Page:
good luck with it! hope they get a new lease on life
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Hurricane Annie
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« Reply #16 on: August 11, 2016, 07:11:17 am »









Ah, yes! It's daylight in your part of the world.  Grin  The frame should be painted as discussed.  But you still have a lot of flat surfaces....



 The dressing table itself  is about 6 ft long , the mirror  approx  5 x 4 ft.

 Is that tape the type they  use for marine repairs and antiques?  It has sparked an old memory  of seeing it lying around  somewhere ?

 Most advice has recommended the primer you suggested  and enamel paint , with plenty of sanding at each layer.  The chalk paint mentioned to me   is probably just an expensive fad  for painting  school size suitcases . I will check out the hardware  chain store for  options

 The [carving ] on the  detail is the only redeeming feature and I had hoped to preserve it.  If worst comes to worst  the mirror is in good nick  and can be salvaged for   good use.  Now I have inspected in in the day light the trim detail is more  Baroque or Rococo  than Indonesian. But then  the style of  Italian designers of that era were heavily  influenced by the sea trade  and  the Eastern  designs https://en.wikipedia.org/wiki/Italian_Baroque_interior_design






 The zebra does have me thinking...
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Prof. Cecily
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« Reply #17 on: August 11, 2016, 09:35:35 am »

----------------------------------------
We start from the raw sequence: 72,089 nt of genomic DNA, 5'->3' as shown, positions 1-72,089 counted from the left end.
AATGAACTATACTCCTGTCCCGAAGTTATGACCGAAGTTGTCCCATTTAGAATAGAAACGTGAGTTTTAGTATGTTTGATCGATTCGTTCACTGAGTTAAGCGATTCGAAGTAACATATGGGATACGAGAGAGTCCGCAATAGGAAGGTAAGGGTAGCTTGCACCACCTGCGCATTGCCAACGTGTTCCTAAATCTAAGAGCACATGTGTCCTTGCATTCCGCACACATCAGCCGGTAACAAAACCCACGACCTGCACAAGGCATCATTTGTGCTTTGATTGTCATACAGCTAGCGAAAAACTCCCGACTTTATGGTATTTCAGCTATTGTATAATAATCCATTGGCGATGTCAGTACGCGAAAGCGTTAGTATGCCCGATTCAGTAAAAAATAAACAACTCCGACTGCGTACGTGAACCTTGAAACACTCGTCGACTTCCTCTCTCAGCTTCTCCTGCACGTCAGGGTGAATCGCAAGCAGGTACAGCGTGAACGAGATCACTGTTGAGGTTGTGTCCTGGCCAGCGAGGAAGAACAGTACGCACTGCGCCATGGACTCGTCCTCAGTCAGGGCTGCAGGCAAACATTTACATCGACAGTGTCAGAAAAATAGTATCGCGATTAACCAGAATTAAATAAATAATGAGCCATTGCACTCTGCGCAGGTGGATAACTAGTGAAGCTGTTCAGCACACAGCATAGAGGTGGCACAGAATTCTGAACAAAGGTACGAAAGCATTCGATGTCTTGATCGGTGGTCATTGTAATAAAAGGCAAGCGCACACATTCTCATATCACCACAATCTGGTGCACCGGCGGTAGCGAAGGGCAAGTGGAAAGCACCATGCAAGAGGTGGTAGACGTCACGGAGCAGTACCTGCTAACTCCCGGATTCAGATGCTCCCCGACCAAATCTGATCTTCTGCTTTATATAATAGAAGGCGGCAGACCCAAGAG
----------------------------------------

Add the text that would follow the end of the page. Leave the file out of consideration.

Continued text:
Good morning, ladies and gentlemen.
The zebra treatment is fabulous.
After all, why give the piece a conscientiously workmanlike treatment when you could be splendidly over-the-top?

I remain yours,
Prof. Cecily
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Hurricane Annie
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New Zealand New Zealand



« Reply #18 on: August 12, 2016, 01:38:21 am »

Good morning, ladies and gentlemen.
The zebra treatment is fabulous.
After all, why give the piece a conscientiously workmanlike treatment when you could be splendidly over-the-top?

I remain yours,
Prof. Cecily

Dearest Prof. Cecily

That was my thoughts.  If one is going to go to all that trouble  if you are not going to go all the way with it -

Take it to the giddy limits !!!
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Otto Von Pifka
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« Reply #19 on: August 12, 2016, 07:06:41 am »

my first instinct is to put down newspaper under the middle Cheesy

combine that with some animal head drawer pulls and it would rock the ark

looking at how torn up the edges are on the old laminate paper, you would be better off peeling away the worst of it. a heat gun would help considerably.

solvent to wash away any residual glue and then seal the bare wood to take primer and paint.

they look to be large blank pallets to lend artwork to, that zebra look is an awesome possibility!

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Hurricane Annie
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« Reply #20 on: August 13, 2016, 05:59:52 pm »